Case Note: Market Abuse Proceedings in the High Court

Case Note: Market Abuse Proceedings in the High Court

Blog WilmerHale W.I.R.E. UK

The judgment in The Financial Conduct Authority v. Da Vinci Invest Limited [2015] EWHC 2401 (Ch) was published on 12 August 2015, following a trial in front of Mr Justice Snowden. The case concerned allegations that the defendants engaged in market abuse through the practice of ‘layering’ and ‘spoofing’. These proceedings are novel, being the first time the Financial Conduct Authority (“FCA”) has invited the court to impose a penalty for market abuse in exercise of its powers under s. 129 of the Financial Services and Markets Act 2000 (“FSMA”). Typically the FCA has responded to market abuse by itself imposing a penalty through its enforcement process. Any decision it makes can be subject to a de novo review ( by the Upper Tribunal (Tax and Chancery Chamber). The novelty of this case presented the Defendant with the opportunity to advance a spectrum of arguments, challenging the scope of the court’s statutory power and testing the terms of an available defence. For the most part these arguments were far from compelling and hence the judgment is largely uncontroversial. However, given the judgment stands as the first judicial articulation of the scope and procedure of the court’s power under s. 129 FSMA, it is worthy of consideration.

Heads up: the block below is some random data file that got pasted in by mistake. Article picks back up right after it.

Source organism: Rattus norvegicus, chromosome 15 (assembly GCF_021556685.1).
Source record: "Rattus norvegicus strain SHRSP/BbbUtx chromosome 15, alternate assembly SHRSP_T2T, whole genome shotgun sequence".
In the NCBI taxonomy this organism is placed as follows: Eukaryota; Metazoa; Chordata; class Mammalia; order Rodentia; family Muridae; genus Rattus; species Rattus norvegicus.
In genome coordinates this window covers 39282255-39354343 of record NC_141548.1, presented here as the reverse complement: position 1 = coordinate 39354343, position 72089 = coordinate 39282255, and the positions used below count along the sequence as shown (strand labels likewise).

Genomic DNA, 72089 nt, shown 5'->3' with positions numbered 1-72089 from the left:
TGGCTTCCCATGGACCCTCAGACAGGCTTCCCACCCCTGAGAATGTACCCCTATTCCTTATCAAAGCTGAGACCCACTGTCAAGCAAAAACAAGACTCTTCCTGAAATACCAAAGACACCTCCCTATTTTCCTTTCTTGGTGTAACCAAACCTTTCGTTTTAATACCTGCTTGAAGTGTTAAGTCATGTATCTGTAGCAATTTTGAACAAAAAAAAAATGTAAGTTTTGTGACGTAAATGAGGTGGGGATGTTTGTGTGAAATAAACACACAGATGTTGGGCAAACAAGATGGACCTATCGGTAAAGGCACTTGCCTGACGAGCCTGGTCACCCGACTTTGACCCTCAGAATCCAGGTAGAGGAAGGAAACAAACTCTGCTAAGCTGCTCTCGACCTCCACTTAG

Layering and Spoofing

The case focused on Contracts for Difference (“CFDs”), a type of derivative investment, which were referenced to equities traded on the London Stock Exchange (“LSE”). CFDs allow investors to agree to pay or receive the difference in value of an equity between that listed at the date of the contract and the price at a future date. Although not required to do so, the CFD provider, with whom the investor contracts, invariably places its own order of shares, equivalent to the CFD, in order to hedge its own position. Accordingly, parties who place CFDs are considered, albeit indirectly, to effect transactions in the equity market. As such, if their behaviour gives, or is likely to give, a false or misleading impression as to the supply or demand of such investments it will fall within the scope of FSMA’s definition of market abuse. (See Swift Trade case [2013] EWCA Civ 1662 at paras 29-34 in which the principle was espoused.)